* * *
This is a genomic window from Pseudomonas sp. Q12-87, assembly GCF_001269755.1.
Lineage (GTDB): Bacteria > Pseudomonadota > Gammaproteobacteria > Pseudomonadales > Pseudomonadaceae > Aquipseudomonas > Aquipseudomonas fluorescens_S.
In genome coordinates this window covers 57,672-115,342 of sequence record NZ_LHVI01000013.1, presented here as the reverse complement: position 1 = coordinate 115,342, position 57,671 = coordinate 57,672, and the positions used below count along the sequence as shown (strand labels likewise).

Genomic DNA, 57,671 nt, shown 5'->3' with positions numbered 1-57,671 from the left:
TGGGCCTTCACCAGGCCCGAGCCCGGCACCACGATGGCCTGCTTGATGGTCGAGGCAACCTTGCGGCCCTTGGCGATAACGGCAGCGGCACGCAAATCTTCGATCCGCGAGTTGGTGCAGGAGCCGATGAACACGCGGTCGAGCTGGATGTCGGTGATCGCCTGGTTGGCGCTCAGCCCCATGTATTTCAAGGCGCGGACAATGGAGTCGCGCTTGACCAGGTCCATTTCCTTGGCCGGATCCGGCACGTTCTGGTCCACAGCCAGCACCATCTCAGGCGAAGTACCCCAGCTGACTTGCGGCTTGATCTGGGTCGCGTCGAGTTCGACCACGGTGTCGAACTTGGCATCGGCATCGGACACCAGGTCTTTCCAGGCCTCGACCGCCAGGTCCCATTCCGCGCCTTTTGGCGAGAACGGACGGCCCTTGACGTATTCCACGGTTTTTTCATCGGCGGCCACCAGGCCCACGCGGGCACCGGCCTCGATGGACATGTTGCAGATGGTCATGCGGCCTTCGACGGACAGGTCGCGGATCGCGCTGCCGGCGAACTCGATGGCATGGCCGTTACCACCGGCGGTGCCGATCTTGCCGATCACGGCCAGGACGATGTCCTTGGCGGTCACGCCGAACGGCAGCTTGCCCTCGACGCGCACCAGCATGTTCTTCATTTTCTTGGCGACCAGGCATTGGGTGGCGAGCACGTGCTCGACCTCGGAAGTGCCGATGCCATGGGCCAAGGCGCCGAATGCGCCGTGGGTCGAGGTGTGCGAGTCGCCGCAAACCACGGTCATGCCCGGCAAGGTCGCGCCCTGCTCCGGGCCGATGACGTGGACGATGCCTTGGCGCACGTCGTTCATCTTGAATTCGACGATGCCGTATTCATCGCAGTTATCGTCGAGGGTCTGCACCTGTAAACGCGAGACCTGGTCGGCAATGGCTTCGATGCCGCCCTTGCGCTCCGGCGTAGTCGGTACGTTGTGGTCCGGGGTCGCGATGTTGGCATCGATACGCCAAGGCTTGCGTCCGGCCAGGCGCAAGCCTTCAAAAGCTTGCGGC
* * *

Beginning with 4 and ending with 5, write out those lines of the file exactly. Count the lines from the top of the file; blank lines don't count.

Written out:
Genomic DNA, 57,671 nt, shown 5'->3' with positions numbered 1-57,671 from the left:
TGGGCCTTCACCAGGCCCGAGCCCGGCACCACGATGGCCTGCTTGATGGTCGAGGCAACCTTGCGGCCCTTGGCGATAACGGCAGCGGCACGCAAATCTTCGATCCGCGAGTTGGTGCAGGAGCCGATGAACACGCGGTCGAGCTGGATGTCGGTGATCGCCTGGTTGGCGCTCAGCCCCATGTATTTCAAGGCGCGGACAATGGAGTCGCGCTTGACCAGGTCCATTTCCTTGGCCGGATCCGGCACGTTCTGGTCCACAGCCAGCACCATCTCAGGCGAAGTACCCCAGCTGACTTGCGGCTTGATCTGGGTCGCGTCGAGTTCGACCACGGTGTCGAACTTGGCATCGGCATCGGACACCAGGTCTTTCCAGGCCTCGACCGCCAGGTCCCATTCCGCGCCTTTTGGCGAGAACGGACGGCCCTTGACGTATTCCACGGTTTTTTCATCGGCGGCCACCAGGCCCACGCGGGCACCGGCCTCGATGGACATGTTGCAGATGGTCATGCGGCCTTCGACGGACAGGTCGCGGATCGCGCTGCCGGCGAACTCGATGGCATGGCCGTTACCACCGGCGGTGCCGATCTTGCCGATCACGGCCAGGACGATGTCCTTGGCGGTCACGCCGAACGGCAGCTTGCCCTCGACGCGCACCAGCATGTTCTTCATTTTCTTGGCGACCAGGCATTGGGTGGCGAGCACGTGCTCGACCTCGGAAGTGCCGATGCCATGGGCCAAGGCGCCGAATGCGCCGTGGGTCGAGGTGTGCGAGTCGCCGCAAACCACGGTCATGCCCGGCAAGGTCGCGCCCTGCTCCGGGCCGATGACGTGGACGATGCCTTGGCGCACGTCGTTCATCTTGAATTCGACGATGCCGTATTCATCGCAGTTATCGTCGAGGGTCTGCACCTGTAAACGCGAGACCTGGTCGGCAATGGCTTCGATGCCGCCCTTGCGCTCCGGCGTAGTCGGTACGTTGTGGTCCGGGGTCGCGATGTTGGCATCGATACGCCAAGGCTTGCGTCCGGCCAGGCGCAAGCCTTCAAAAGCTTGCGGC